Interest has grown in the Arts and Crafts pottery pieces by William Grueby

ANTIQUES

September 26, 1993|By Lita Solis-Cohen and Sally Solis-Cohen | Lita Solis-Cohen and Sally Solis-Cohen,Contributing Writers

It's harvest time and collectors of Grueby art pottery are eyeing the current crop of available squash- and gourd-like vases and earth-toned glazed tiles made in Boston from 1894 to 1920. In seasons past conditions were ripe for bunches of good buys: fewer collectors and a more bountiful supply. Choice pickings are slimmer now, thanks to heated competition, and many expect prices to start climbing again after wilting in the recession.

More attention is being paid now to the organic-looking pottery made by William H. Grueby's factory than ever before. David Rago, a dealer, auctioneer and publisher of Arts & Crafts Quarterly Magazine, recently issued the first book devoted entirely to Grueby, "The Ceramics of William H. Grueby," by Susan J. Montgomery ($42 softbound, $57 hardcover, postpaid from David Rago Arts & Crafts, 9 South Main St., Lambertville, N.J. 08530, [609] 397-4104).

Mr. Rago launched Ms. Montgomery's book in late August with a symposium, antiques show, and loan exhibition of 100 Grueby pieces from private collections. The well-attended extravaganza, with the trappings of a revival meeting for true believers in the Arts and Crafts ethos, was held at Craftsman Farms in Parsippany, N.J., once the home of furniture maker Gustav Stickley (1858-1942), the leading proponent of the Arts and Crafts movement in America, which now is open to the public as a museum. (For tour information, call [201] 540-1165.) Stickley had incorporated Grueby tiles in some of his tables and suggested Grueby vases and lamp bases as appropriate

accessories.

Timeless appreciation

"If anyone is interested in collecting great art pottery, Grueby is the one," said dealer Michael Witt, a partner in Boston's JMW Gallery, which specializes in Arts and Crafts furniture and accessories. "Grueby is timeless; the organic quality of its form and decoration will still be appreciated 100 years from now," he predicted.

Grueby pottery sums up the aesthetic of the Arts and Crafts movement that was coming into full bloom a century ago. Adherents, reacting to the excesses of Victorian taste and the machine-made look of mass-produced furniture and deco

rations, championed objects inspired by nature which appeared hand-crafted. Arts and Crafts designers attempted to rekindle pre-Industrial Revolution traditions, so their work generally evidenced the touch of an artist's hand even though often it was factory-made. Intense Victorian colors, such as plum, orchid and fuchsia, were abandoned in favor of earth tones, brown, and what proponents called "the purifying color green."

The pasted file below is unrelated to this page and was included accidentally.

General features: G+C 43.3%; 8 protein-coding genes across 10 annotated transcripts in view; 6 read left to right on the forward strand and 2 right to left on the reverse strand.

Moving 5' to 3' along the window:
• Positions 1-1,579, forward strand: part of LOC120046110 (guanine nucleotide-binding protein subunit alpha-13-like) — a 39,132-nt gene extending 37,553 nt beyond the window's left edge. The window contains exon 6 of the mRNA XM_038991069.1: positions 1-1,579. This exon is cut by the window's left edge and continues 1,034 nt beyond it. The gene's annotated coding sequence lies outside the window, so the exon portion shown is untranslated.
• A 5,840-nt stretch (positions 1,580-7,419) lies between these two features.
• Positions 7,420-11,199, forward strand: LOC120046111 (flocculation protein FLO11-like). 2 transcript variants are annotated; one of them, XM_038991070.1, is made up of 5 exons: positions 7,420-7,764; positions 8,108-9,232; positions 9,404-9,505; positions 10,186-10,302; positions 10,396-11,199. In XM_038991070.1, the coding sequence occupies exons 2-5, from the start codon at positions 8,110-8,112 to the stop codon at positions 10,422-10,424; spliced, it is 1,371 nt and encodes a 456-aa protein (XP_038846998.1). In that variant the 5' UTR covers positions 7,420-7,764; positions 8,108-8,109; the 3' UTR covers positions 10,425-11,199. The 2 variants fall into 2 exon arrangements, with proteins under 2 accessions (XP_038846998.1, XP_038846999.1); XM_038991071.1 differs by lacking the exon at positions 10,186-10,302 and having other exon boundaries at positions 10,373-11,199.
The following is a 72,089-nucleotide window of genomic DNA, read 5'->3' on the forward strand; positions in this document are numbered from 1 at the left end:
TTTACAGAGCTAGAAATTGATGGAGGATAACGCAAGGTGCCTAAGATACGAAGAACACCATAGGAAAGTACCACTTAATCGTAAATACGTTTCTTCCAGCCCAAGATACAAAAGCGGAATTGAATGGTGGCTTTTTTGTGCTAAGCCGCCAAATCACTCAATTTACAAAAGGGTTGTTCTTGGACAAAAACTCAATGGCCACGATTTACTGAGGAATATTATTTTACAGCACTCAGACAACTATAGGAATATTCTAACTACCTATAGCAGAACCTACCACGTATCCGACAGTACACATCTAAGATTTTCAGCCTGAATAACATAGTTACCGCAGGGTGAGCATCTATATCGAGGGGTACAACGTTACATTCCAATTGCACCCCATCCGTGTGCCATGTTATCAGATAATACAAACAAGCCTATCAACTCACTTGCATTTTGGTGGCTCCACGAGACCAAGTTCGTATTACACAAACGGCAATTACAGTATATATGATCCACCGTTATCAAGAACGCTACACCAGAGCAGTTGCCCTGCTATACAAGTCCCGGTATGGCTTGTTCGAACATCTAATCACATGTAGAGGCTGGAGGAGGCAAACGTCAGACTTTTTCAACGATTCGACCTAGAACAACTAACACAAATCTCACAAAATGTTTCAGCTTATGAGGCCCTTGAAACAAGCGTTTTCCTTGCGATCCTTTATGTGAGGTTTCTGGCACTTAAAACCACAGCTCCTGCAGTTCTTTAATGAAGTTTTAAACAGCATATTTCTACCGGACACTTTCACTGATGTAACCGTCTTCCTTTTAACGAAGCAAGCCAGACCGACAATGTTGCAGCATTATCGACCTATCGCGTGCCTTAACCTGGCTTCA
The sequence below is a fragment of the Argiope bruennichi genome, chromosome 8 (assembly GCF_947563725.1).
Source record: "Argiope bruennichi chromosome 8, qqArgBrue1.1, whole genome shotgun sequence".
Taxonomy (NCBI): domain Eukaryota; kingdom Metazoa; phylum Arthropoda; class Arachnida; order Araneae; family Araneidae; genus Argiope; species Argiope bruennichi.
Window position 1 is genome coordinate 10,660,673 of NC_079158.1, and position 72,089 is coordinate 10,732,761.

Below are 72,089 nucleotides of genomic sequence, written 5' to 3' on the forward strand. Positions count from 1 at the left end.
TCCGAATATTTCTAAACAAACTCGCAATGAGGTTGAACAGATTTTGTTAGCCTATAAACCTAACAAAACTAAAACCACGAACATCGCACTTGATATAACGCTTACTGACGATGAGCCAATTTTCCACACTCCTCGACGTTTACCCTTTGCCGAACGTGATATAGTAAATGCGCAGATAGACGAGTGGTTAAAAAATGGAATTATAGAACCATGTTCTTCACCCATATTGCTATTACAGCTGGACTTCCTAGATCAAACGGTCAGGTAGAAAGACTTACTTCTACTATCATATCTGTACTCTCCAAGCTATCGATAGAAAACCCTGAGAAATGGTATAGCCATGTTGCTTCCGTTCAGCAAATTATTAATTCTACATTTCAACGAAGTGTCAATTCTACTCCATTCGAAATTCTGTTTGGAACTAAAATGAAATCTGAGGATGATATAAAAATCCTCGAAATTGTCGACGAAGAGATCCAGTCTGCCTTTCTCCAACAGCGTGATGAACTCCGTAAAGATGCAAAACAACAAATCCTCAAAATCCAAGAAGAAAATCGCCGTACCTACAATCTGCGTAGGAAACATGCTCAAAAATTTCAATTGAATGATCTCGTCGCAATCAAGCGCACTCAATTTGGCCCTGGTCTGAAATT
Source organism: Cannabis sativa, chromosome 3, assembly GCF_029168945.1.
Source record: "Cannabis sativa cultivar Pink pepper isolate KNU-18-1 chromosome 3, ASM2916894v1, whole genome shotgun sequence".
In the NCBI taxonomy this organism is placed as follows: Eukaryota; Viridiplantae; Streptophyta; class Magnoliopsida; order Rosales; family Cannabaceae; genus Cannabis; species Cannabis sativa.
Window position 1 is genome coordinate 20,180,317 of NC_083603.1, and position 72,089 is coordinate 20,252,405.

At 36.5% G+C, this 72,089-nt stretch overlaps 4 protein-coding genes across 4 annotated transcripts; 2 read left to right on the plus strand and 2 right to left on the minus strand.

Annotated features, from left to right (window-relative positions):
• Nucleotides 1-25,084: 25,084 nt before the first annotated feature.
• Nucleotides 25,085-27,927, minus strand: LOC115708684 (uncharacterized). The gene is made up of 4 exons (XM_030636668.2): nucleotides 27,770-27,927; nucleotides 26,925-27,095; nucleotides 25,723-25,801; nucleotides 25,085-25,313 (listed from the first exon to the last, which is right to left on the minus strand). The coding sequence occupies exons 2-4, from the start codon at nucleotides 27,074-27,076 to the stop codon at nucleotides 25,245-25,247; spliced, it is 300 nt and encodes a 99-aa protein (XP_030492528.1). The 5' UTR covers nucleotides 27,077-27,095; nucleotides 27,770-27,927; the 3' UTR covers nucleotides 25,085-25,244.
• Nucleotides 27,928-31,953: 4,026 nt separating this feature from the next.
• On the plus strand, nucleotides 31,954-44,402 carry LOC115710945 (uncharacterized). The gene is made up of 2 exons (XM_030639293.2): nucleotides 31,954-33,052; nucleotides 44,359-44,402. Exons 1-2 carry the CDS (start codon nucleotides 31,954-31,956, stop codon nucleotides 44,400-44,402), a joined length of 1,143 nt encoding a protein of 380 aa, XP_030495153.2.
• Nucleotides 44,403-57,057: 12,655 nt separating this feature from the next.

"Like Stickley furniture, where construction is the ornament, the line between form and decoration is obliterated in the best Grueby pottery, making it truly a 20th-century aesthetic," claims Arts and Crafts dealer Nicholas Dembrosky, of Cathers & Dembrosky in New York City.

William H. Grueby (1867-1925) began his career producing glazed tiles appropriate for the then-prevailing Renaissance Revival style of architecture. He progressed to Moorish and other popular Aesthetic Movement tastes before converting to Arts and Crafts, and advertised tiles for fireplace surrounds and other interior and exterior ornamentation.

Subway and shower tiles

According to Ms. Montgomery's book, which reads like a doctoral dissertation -- strong on history, weak in quality photographs, and unfortunately without an index, Grueby completed large-scale commissions including tiles for several New York subway stations and buildings at the Bronx Zoo. Michael FitzSimmons, an Arts and Crafts dealer in Chicago, currently is offering for $18,000 a circa-1910 custom-made Grueby tile frieze decorated with a landscape from a Chicago Park District building designed by Prairie School architect Dwight Perkins.

Mr. Rago recently acquired nearly 40,000 plain glazed Grueby tiles, remaindered by the Pardee Tile Works of Perth Amboy, N.J., which bought the Grueby firm in 1919. The tiles were found in a chicken coop in the Garden State. Mr. Rago is selling them for $50 to $175 per square foot, depending on color and shape, and recently tiled his own shower with ocher-colored ones.

Grueby began making art pottery vases, which today command more collector interest and money than his other work, as a way to use wasted space at the center of a kiln where it was too hot to fire tiles.

NB Impressed by French and American art pottery at the 1893 World

Columbian Exposition in Chicago, he wanted to try his hand, and launched the Grueby Faience Company in 1894.

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